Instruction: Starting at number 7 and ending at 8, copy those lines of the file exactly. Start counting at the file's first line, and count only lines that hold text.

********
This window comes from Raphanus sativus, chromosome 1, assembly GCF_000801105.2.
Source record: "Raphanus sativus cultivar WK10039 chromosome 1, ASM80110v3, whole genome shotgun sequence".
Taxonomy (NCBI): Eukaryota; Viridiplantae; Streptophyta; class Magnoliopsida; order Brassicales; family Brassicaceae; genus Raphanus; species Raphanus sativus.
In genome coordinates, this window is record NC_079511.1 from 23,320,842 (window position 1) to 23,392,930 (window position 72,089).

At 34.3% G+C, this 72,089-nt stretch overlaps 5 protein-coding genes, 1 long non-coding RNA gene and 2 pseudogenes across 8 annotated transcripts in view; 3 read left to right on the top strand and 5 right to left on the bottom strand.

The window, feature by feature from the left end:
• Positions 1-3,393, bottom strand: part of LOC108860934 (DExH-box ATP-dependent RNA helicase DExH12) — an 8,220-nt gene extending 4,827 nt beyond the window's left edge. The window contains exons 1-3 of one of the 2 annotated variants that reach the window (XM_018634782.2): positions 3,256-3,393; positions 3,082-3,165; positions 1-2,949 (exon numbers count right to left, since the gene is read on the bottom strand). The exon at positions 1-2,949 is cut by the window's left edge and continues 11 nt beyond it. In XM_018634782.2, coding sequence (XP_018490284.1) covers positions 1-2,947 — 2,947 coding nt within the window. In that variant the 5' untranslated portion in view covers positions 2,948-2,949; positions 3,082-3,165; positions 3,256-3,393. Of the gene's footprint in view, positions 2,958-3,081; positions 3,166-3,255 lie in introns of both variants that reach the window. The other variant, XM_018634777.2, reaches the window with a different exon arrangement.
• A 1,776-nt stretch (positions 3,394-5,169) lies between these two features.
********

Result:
• Positions 1-3,393, bottom strand: part of LOC108860934 (DExH-box ATP-dependent RNA helicase DExH12) — an 8,220-nt gene extending 4,827 nt beyond the window's left edge. The window contains exons 1-3 of one of the 2 annotated variants that reach the window (XM_018634782.2): positions 3,256-3,393; positions 3,082-3,165; positions 1-2,949 (exon numbers count right to left, since the gene is read on the bottom strand). The exon at positions 1-2,949 is cut by the window's left edge and continues 11 nt beyond it. In XM_018634782.2, coding sequence (XP_018490284.1) covers positions 1-2,947 — 2,947 coding nt within the window. In that variant the 5' untranslated portion in view covers positions 2,948-2,949; positions 3,082-3,165; positions 3,256-3,393. Of the gene's footprint in view, positions 2,958-3,081; positions 3,166-3,255 lie in introns of both variants that reach the window. The other variant, XM_018634777.2, reaches the window with a different exon arrangement.
• A 1,776-nt stretch (positions 3,394-5,169) lies between these two features.